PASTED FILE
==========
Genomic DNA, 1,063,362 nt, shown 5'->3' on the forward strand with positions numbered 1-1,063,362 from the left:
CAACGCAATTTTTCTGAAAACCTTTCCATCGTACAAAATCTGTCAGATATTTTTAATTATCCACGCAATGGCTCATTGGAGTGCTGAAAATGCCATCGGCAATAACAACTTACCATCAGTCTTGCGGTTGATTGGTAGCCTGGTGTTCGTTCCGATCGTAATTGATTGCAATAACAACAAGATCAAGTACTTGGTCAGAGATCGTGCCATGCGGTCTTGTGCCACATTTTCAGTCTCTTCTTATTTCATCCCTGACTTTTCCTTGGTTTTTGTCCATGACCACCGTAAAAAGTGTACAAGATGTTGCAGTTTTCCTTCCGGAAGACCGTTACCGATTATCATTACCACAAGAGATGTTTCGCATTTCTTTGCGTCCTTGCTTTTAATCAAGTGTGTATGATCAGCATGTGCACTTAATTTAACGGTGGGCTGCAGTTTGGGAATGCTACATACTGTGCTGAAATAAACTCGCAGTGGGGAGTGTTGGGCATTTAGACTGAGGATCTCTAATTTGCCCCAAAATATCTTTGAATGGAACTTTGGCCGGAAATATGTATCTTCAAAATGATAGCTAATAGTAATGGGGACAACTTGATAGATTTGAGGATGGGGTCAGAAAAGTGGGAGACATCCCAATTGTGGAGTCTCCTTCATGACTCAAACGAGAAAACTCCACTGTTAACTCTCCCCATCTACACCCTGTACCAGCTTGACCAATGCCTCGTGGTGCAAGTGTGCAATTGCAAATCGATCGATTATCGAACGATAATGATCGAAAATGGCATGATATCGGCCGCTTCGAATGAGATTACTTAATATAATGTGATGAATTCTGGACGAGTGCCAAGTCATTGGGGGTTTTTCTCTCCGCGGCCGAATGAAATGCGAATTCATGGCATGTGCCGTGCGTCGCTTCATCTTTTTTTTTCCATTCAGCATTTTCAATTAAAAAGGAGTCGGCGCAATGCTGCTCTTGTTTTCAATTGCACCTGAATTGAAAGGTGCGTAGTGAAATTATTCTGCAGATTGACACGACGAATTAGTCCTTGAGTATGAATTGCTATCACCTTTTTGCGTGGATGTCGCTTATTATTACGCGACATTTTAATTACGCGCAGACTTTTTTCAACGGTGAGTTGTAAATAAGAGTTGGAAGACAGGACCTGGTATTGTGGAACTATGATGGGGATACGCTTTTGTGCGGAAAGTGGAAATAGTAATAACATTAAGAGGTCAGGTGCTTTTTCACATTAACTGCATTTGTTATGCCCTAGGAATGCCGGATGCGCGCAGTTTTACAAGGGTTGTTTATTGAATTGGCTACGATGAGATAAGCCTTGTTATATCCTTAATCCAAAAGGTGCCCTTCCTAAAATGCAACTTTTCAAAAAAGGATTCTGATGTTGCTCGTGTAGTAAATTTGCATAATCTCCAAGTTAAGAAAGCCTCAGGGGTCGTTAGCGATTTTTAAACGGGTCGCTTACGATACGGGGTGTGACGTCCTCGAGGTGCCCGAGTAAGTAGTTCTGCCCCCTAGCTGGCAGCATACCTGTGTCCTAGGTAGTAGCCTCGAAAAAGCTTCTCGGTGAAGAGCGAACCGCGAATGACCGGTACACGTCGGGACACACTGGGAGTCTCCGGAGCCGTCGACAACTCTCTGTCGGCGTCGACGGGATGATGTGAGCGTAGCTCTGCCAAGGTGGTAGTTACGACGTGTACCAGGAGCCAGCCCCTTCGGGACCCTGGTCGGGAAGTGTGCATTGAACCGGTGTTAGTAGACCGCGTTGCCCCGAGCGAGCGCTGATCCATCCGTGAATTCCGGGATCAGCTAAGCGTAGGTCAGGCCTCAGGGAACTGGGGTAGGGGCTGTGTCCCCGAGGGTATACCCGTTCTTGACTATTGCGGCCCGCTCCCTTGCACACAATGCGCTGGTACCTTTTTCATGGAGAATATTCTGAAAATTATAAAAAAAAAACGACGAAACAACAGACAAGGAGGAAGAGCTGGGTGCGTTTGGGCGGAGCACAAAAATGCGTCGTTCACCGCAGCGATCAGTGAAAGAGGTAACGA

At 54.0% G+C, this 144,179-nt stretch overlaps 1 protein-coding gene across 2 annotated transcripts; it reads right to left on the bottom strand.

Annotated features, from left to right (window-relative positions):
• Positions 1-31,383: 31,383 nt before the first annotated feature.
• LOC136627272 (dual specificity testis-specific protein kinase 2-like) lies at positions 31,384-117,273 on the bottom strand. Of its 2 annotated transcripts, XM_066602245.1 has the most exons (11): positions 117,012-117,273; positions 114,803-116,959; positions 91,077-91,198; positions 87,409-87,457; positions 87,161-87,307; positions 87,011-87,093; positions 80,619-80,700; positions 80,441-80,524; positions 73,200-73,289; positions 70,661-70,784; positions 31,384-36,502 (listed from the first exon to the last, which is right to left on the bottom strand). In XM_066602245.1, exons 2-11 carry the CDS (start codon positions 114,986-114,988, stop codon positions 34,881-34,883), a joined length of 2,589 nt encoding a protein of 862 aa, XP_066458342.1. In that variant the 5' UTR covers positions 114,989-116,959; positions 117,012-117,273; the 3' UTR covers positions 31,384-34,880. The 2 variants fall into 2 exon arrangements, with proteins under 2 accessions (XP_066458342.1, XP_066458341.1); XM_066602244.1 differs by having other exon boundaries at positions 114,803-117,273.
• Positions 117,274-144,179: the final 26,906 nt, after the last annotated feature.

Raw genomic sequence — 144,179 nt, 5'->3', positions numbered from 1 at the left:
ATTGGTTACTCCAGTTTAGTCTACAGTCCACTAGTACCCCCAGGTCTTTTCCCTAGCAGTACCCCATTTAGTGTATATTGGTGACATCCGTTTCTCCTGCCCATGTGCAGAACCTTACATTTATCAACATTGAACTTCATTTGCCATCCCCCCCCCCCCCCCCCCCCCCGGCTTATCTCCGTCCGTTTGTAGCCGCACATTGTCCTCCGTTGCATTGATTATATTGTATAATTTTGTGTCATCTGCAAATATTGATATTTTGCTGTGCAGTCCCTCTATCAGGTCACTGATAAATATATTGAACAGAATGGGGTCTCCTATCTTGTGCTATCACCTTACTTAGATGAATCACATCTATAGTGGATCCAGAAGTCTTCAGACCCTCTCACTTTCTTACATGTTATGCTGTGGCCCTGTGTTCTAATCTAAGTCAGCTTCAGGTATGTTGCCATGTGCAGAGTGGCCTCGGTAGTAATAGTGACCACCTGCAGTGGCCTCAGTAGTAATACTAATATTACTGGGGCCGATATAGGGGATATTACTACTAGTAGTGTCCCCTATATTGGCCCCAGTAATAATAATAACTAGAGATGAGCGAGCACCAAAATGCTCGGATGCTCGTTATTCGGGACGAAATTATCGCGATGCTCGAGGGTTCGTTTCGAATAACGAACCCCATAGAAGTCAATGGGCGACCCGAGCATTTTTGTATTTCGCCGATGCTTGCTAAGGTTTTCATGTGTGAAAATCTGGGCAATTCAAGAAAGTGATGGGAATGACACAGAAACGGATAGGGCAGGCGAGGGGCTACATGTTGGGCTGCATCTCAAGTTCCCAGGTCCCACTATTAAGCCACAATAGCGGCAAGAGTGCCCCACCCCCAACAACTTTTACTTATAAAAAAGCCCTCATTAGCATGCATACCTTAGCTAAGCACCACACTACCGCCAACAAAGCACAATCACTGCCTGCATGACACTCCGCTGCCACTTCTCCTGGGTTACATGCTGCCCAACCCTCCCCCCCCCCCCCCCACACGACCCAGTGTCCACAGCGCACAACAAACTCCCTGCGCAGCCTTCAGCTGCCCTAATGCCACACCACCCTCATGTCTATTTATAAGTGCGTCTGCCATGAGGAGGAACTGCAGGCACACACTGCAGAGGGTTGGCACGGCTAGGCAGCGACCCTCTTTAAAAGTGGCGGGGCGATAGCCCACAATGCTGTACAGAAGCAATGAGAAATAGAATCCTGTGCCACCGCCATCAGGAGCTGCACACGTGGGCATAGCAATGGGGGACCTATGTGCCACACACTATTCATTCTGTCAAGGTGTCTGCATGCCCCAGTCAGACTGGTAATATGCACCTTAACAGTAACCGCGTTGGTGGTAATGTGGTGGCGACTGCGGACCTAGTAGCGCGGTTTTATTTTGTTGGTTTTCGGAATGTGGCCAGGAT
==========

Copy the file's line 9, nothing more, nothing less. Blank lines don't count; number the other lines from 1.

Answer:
ATTGGTTACTCCAGTTTAGTCTACAGTCCACTAGTACCCCCAGGTCTTTTCCCTAGCAGTACCCCATTTAGTGTATATTGGTGACATCCGTTTCTCCTGCCCATGTGCAGAACCTTACATTTATCAACATTGAACTTCATTTGCCATCCCCCCCCCCCCCCCCCCCCCCGGCTTATCTCCGTCCGTTTGTAGCCGCACATTGTCCTCCGTTGCATTGATTATATTGTATAATTTTGTGTCATCTGCAAATATTGATATTTTGCTGTGCAGTCCCTCTATCAGGTCACTGATAAATATATTGAACAGAATGGGGTCTCCTATCTTGTGCTATCACCTTACTTAGATGAATCACATCTATAGTGGATCCAGAAGTCTTCAGACCCTCTCACTTTCTTACATGTTATGCTGTGGCCCTGTGTTCTAATCTAAGTCAGCTTCAGGTATGTTGCCATGTGCAGAGTGGCCTCGGTAGTAATAGTGACCACCTGCAGTGGCCTCAGTAGTAATACTAATATTACTGGGGCCGATATAGGGGATATTACTACTAGTAGTGTCCCCTATATTGGCCCCAGTAATAATAATAACTAGAGATGAGCGAGCACCAAAATGCTCGGATGCTCGTTATTCGGGACGAAATTATCGCGATGCTCGAGGGTTCGTTTCGAATAACGAACCCCATAGAAGTCAATGGGCGACCCGAGCATTTTTGTATTTCGCCGATGCTTGCTAAGGTTTTCATGTGTGAAAATCTGGGCAATTCAAGAAAGTGATGGGAATGACACAGAAACGGATAGGGCAGGCGAGGGGCTACATGTTGGGCTGCATCTCAAGTTCCCAGGTCCCACTATTAAGCCACAATAGCGGCAAGAGTGCCCCACCCCCAACAACTTTTACTTATAAAAAAGCCCTCATTAGCATGCATACCTTAGCTAAGCACCACACTACCGCCAACAAAGCACAATCACTGCCTGCATGACACTCCGCTGCCACTTCTCCTGGGTTACATGCTGCCCAACCCTCCCCCCCCCCCCCCCACACGACCCAGTGTCCACAGCGCACAACAAACTCCCTGCGCAGCCTTCAGCTGCCCTAATGCCACACCACCCTCATGTCTATTTATAAGTGCGTCTGCCATGAGGAGGAACTGCAGGCACACACTGCAGAGGGTTGGCACGGCTAGGCAGCGACCCTCTTTAAAAGTGGCGGGGCGATAGCCCACAATGCTGTACAGAAGCAATGAGAAATAGAATCCTGTGCCACCGCCATCAGGAGCTGCACACGTGGGCATAGCAATGGGGGACCTATGTGCCACACACTATTCATTCTGTCAAGGTGTCTGCATGCCCCAGTCAGACTGGTAATATGCACCTTAACAGTAACCGCGTTGGTGGTAATGTGGTGGCGACTGCGGACCTAGTAGCGCGGTTTTATTTTGTTGGTTTTCGGAATGTGGCCAGGAT